Defendants have moved this Court to dismiss the complaint on jurisdictional grounds and on the merits. Defendants claim that this Court does not have subject matter jurisdiction because plaintiffs have no standing to challenge the regulations. On the merits, defendants claim that plaintiffs have failed to state a claim upon which relief may be granted in each of the three counts.



Plaintiffs assert in Count I that the health claims regulations constitute prior restraints sufficient to bar truthful and not misleading commercial speech, in violation of their First Amendment rights of free speech. The health claims regulations address any claims made on the label or in the labeling of food or dietary supplements which characterize the relationship between any nutrient and a disease or health-related condition. The regulations require a finding of "significant scientific agreement" about a nutrient-disease relationship before it can be the subject of a health claim in the labeling of a dietary supplement.[10]

Plaintiffs have not sought or been refused authorization to make such health claims, but rather bring a facial challenge to the regulations. Defendants argue that the plaintiffs lack standing to bring such a challenge.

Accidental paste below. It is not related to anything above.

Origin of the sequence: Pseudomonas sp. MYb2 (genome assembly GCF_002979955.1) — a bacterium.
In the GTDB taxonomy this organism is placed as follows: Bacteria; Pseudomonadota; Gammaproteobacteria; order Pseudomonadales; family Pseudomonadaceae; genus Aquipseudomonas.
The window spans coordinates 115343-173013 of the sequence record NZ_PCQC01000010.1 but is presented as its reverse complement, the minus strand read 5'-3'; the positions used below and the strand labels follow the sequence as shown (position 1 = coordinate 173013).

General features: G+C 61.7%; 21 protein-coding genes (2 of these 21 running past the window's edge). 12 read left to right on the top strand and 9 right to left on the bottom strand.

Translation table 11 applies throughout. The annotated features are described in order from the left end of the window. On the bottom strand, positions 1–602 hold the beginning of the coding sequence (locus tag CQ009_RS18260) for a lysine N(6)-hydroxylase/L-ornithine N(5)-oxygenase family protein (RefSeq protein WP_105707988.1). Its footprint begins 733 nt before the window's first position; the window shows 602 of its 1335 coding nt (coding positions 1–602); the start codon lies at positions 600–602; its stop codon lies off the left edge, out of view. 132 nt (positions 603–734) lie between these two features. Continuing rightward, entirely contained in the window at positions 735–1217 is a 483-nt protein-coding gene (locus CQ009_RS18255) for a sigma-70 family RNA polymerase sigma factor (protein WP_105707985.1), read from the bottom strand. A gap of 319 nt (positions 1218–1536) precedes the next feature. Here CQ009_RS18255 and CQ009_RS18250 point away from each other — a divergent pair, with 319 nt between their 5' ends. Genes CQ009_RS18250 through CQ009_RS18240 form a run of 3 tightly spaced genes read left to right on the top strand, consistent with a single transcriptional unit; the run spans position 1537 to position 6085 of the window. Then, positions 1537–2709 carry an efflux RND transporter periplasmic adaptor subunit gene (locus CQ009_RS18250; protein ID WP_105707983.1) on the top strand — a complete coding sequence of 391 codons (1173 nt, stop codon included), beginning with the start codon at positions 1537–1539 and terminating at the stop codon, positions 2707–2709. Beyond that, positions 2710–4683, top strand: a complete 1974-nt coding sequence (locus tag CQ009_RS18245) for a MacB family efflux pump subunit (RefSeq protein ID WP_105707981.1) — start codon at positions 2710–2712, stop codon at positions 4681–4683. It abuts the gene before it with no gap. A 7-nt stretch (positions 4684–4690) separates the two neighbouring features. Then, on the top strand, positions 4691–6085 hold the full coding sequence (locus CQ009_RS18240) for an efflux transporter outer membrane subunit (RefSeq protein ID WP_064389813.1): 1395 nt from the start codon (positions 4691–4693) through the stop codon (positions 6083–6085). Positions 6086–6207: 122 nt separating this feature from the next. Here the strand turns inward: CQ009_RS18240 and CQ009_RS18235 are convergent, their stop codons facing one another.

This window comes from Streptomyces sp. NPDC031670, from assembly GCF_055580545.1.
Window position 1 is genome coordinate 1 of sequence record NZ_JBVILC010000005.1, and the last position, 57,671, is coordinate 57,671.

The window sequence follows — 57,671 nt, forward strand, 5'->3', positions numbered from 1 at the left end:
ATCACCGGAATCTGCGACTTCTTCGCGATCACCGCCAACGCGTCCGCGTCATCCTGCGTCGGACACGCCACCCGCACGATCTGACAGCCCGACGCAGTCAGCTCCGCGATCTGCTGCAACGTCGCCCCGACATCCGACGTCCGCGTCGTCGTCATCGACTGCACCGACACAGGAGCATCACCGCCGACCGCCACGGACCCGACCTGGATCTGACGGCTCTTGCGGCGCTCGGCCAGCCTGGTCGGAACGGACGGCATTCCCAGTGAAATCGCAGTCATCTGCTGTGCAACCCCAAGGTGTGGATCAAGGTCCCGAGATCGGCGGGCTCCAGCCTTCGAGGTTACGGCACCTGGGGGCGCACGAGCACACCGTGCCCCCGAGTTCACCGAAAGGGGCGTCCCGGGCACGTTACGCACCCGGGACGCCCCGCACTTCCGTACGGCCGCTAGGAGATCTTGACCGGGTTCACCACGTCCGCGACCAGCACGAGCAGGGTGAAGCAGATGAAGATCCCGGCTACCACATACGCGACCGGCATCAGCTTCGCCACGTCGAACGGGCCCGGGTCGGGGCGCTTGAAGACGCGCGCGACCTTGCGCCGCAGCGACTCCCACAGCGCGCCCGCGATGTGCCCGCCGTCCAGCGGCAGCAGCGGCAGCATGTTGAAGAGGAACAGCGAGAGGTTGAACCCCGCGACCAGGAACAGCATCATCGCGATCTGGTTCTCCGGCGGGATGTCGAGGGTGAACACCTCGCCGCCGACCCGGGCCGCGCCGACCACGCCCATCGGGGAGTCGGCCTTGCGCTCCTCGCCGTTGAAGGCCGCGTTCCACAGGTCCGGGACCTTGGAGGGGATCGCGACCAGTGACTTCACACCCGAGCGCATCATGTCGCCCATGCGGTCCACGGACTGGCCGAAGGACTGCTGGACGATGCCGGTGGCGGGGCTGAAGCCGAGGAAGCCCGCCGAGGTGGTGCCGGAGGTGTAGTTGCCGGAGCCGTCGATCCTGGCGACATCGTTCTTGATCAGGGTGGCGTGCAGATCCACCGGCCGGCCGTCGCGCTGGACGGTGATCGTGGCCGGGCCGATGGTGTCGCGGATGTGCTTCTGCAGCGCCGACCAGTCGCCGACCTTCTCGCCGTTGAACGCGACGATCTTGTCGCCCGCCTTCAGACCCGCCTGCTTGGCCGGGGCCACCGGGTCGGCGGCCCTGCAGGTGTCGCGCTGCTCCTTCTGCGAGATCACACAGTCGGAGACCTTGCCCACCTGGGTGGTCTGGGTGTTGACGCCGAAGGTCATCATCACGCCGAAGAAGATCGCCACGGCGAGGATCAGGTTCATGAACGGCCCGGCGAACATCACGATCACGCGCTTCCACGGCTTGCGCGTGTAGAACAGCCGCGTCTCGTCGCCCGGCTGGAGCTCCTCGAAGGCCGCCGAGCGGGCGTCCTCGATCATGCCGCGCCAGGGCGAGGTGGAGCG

*1516 A. Standing to Challenge the Regulations

Article III, Section 2 of the United States Constitution confines the federal courts to adjudicating actual "cases or controversies." One of the elements of the case or controversy requirement is that the plaintiff has standing to bring the suit. Generally, a plaintiff must establish three elements to prove standing, see Lujan v. Defenders of Wildlife, 504 U.S. 555, 560-61, 112 S. Ct. 2130, 2136, 119 L. Ed. 2d 351 (1992); first, that he or she has suffered an actual or threatened injury in fact; second, the existence of a "causal connection" between the injury and the conduct complained of;[11] and third, that "it must be `likely,' as opposed to merely `speculative,' that the injury will be `redressed by a favorable decision.'" Id. (quoting Simon v. Eastern Kentucky Welfare Rights Org., 426 U.S. 26, 38, 43, 96 S. Ct. 1917, 1924, 1926, 48 L. Ed. 2d 450 (1976)).